Note: For Part One of Bosh! see here.
In his personal copy of Great Porter Square: A Mystery (1885), Benjamin Farjeon's first sensation novel, Coote Synge-Hutchinson writes words in the margins of sixty-nine out of 372 pages, nearly a fifth of them. Additionally, there are copious lines, question marks and squiggles. If the marks are included, scarcely a page is left unscathed.
|Coote Synge-Hutchinson found this novel|
something less than sensational
Coote Synge-Hutchinson (let's call him CSH from here on out), though a Victorian himself, in this respect appears to belong in the company of the scoffing moderns.
CSH initially contented himself with making question marks challenging the author on a number of points concerning simple logic or matters of politics.
In regard to the latter, CSH questioned, for example, aspersions cast by the author on the police. When Farjeon writes that
It is a peculiarity of policemen in private clothes that they are always ready to suspect, and that in their eyes every poor-looking person with whose face they are not familiar is a disreputable character.
This earns a ? from CSH in the margin of page 35.
It is not until page fifty, however, that CSH apparently felt compelled to put words to paper to protest the course of the events in the tale.
Cowlrick attempts to evade the mob outside the court and is pursued by it, its bloodlust having been stirred. After the chase has gone on a bit, Cowlrick's attorney, Mr. Goldberry, and the novel's heroic reporter character (called our Reporter) step up and defuse the situation. "How," demands CSH
did Mr. Goldberry and the Reporter manage to be here considering that AC has been represented as running though several streets?
Once he started in this vein, CSH evidently found it hard to stop. When Farjeon tells of a lady who "was young, and an orphan" and "whose relatives were far away in the country" so that "she was alone in London," CSH responds:
a curious position for a young lady to be in?
Much of Farjeon's novel is told in the form of ostensible newsppaer accounts from our Reporter. Often CSH doubted the plausibility of these accounts, such as this one:
Amused, and, as he declared to her, charmed out of himself, our Reporter said, somewhat jocosely:
"Why, what would you have done if you had been born a man instead of a woman?"
"I am afraid," she said, in a half-whisper, and with her finger on her lips, as though enjoining him not to betray her, "I am afraid I should have been a dreadful rake."
To this CSH dryly declared:
curious conversation to put into a newspaper
Sometimes CSH's protests involve not logical points but philosophical or political ones. When Cowlrick tells Mr. Goldberry that he is not grateful to him for his legal service, because God would not have allowed an innocent man like himself to be convicted of the murder and God does not need the assistance of lawyers, CSH points outs, in a challenge to this piece of high-flown oratory:
Yet he [God] has ordered us to use human means.
What utter rot: I suppose the author goes in for manhood suffrage!
When a character approvingly refers to the United States as "the wonderful country which one day is to rule the world," CSH patriotically is having none of that, vehemently scribbling:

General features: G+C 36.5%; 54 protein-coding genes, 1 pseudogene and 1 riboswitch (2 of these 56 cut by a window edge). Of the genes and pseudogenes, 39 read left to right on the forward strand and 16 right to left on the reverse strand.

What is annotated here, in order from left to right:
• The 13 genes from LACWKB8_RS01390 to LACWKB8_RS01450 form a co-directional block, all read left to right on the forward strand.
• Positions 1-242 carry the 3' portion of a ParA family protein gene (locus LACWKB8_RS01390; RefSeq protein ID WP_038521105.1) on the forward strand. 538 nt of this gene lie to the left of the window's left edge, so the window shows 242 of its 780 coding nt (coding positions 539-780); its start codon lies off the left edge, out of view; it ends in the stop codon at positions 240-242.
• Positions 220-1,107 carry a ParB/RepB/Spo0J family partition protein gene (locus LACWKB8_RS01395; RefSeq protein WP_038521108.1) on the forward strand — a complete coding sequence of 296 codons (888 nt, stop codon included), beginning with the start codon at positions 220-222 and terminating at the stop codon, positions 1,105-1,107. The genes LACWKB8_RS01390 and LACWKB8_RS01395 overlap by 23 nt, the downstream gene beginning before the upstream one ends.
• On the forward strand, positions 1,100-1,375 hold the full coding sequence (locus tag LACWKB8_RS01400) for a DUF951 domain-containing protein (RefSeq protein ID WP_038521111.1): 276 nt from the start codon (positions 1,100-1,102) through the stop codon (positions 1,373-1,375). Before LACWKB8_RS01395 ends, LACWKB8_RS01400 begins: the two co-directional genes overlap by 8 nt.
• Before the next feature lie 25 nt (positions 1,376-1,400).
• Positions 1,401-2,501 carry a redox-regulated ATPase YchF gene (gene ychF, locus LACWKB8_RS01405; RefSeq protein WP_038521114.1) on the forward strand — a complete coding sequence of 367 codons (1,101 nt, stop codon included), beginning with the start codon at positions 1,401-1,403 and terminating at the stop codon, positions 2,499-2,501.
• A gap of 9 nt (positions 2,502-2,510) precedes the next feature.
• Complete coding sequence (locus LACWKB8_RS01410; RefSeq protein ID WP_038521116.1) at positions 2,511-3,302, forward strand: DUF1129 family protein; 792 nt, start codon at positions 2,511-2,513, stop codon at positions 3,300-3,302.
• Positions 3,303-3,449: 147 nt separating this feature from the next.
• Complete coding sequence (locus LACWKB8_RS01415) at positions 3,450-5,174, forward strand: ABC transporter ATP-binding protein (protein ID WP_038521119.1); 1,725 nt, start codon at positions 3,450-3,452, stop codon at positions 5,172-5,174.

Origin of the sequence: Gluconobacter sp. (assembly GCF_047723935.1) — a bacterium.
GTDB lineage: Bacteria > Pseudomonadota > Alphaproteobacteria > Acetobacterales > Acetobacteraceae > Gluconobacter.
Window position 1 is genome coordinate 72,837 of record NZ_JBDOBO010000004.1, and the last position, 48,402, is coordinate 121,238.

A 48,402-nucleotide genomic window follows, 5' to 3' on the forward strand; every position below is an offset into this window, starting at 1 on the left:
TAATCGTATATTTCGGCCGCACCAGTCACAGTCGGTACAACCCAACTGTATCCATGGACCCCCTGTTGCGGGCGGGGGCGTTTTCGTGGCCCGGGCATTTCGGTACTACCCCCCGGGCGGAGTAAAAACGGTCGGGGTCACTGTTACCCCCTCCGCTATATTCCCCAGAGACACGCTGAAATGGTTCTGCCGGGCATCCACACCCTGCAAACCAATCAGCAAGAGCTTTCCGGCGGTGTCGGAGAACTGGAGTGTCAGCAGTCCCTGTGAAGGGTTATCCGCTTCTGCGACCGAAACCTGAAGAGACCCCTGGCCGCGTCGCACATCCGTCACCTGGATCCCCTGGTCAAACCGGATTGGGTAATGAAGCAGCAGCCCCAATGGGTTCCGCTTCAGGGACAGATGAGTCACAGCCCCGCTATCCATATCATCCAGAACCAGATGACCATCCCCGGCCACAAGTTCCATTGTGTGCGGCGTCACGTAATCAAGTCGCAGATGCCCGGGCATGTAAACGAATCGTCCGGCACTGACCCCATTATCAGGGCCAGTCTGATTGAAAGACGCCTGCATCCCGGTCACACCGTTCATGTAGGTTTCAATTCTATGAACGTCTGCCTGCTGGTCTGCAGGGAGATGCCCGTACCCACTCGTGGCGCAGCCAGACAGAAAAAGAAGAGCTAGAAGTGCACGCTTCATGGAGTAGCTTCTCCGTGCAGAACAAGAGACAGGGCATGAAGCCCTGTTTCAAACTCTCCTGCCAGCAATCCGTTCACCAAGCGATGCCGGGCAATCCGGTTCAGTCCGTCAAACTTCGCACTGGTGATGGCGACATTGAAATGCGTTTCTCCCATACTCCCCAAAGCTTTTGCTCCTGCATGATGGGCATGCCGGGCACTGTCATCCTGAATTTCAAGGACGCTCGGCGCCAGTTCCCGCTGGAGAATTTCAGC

Bah! Stuff! Nonsense!
Unlike Farjeon, CSH seems to hold the press in contempt. When our Reporter assures Cowlrick that the press will keep covering his story, because newspaper readers are eager for details about anyone "connected with an atrocious crime," CSH disapprovingly queries:
Is not that pandering to a morbid sentiment?
When Farjeon writes "Such is the power of the newspaper. To convey to remote distances, into village and city, to the firesides of the poor and rich, the records of ennobling deeds," CSH again is having none of it:
Papers, I should say, have been a far greater curse than a blessing.
|Farjeon gives us Fanny, the plucky little match girl,|
though Coote Synge-Hutchinson disputes
the contention that more happiness
is to be found among the poor than the rich
After the first 100 pages, CSH was no longer able to restrain himself at what he saw as the novel's illogic and sentimentalism and began openly denouncing various characters as asolute idiots, often adding his seemingly favorite exclamations, "Bosh!" "Rot!" and "Stuff!"
When CSH finds that the young orphan lady's bonds, her sole source of income, are forgeries and that her prospective banker, Mr. Holdfast, generously declares he will cover her loss, CSH is thunderstruck:
What an idiot he must have been!
When the young lady lightly confesses to Mr. Holdfast that the purse of money he gave her was snatched from her in the streets of London and that she spent her absolutely last coins buying cakes for two poor children, Mr. Holdfast is "almost overcome with delight...at her childish innocence, simplicity, and kindness." Not CSH, who sneers:
Oh crikey, what an idiot.
When one character reflects that a young man's fondness for a young woman is nothing to worry about, because "He is but a boy," CSH counters:
What an idiot!
CSH frequently was unmoved and unpersuaded by the author's depiction of events. When the little match-girl Fanny and her protector Becky happen in the streets of London to stumble into each other after some time has passed, CSH is not touched but disgusted:
How is it all these convenient things happen in novels?
|In the early 20th century Carolyn Wells|
declared that gravity clues were overdone
Coote Synge-Hutchinson would have agreed!
Bosh. Why should she not find them. All these things so conveniently happen in novels.
It is the ingenuous character of Frederick Holdfast (son of Mr. Holdfast) who most gets CSH's goat, however.
Frederick Holdfast informs us that a male character set up a female character, a lady thrown on hard times, in a house in the suburbs, but that the relationship was completely platonic:
"[T]he intimacy between the two was perfectly innocent...Sydney treated and regarded Grace with such love and respect as he would have bestowed upon a beloved sister. It was not as a sister he loved her, but there was no guilt in their association."
"To believe this of most men would have been difficult," concedes Frederick Holdfast, to which CSH responds knowingly:
I should say so, indeed.
When Frederick explains that Sydney was able to cajole London society into treating Grace respectfully, CSH demurs:
Utter bosh. London society, however bad it may be, cannot be cajoled.
When Frederick finds the woman his father loves is a ruthless schemer, he holds his tongue, provoking CSH to comment: